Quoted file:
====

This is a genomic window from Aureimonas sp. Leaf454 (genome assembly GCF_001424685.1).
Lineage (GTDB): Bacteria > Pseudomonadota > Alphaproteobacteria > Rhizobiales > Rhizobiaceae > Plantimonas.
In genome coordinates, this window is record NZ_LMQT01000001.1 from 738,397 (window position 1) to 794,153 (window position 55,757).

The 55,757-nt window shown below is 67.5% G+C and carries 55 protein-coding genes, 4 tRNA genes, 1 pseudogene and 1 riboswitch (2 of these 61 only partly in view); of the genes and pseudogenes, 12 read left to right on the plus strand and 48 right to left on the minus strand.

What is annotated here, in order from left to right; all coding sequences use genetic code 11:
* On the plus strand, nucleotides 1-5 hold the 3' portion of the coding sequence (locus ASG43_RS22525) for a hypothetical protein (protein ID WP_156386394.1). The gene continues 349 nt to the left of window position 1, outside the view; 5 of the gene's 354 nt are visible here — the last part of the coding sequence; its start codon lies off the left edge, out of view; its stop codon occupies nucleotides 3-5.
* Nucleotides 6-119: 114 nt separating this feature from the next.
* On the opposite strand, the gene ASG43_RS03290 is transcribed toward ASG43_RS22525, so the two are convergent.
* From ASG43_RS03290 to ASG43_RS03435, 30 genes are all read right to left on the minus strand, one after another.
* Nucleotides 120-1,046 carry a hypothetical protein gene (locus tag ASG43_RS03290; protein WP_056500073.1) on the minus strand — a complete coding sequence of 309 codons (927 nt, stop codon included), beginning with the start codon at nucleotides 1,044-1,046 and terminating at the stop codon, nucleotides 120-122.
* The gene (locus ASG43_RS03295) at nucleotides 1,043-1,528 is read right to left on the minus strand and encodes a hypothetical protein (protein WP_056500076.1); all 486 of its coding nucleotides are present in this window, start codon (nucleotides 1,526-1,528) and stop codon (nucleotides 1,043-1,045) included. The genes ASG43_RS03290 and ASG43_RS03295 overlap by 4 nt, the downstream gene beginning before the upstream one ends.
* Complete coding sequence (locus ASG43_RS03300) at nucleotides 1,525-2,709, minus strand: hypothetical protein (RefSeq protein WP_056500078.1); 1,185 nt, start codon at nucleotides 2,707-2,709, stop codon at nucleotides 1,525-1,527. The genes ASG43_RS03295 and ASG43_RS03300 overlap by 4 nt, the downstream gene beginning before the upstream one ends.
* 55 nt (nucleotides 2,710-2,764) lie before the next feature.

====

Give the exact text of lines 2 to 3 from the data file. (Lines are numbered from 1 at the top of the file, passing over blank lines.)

Lineage (GTDB): Bacteria > Pseudomonadota > Alphaproteobacteria > Rhizobiales > Rhizobiaceae > Plantimonas.
In genome coordinates, this window is record NZ_LMQT01000001.1 from 738,397 (window position 1) to 794,153 (window position 55,757).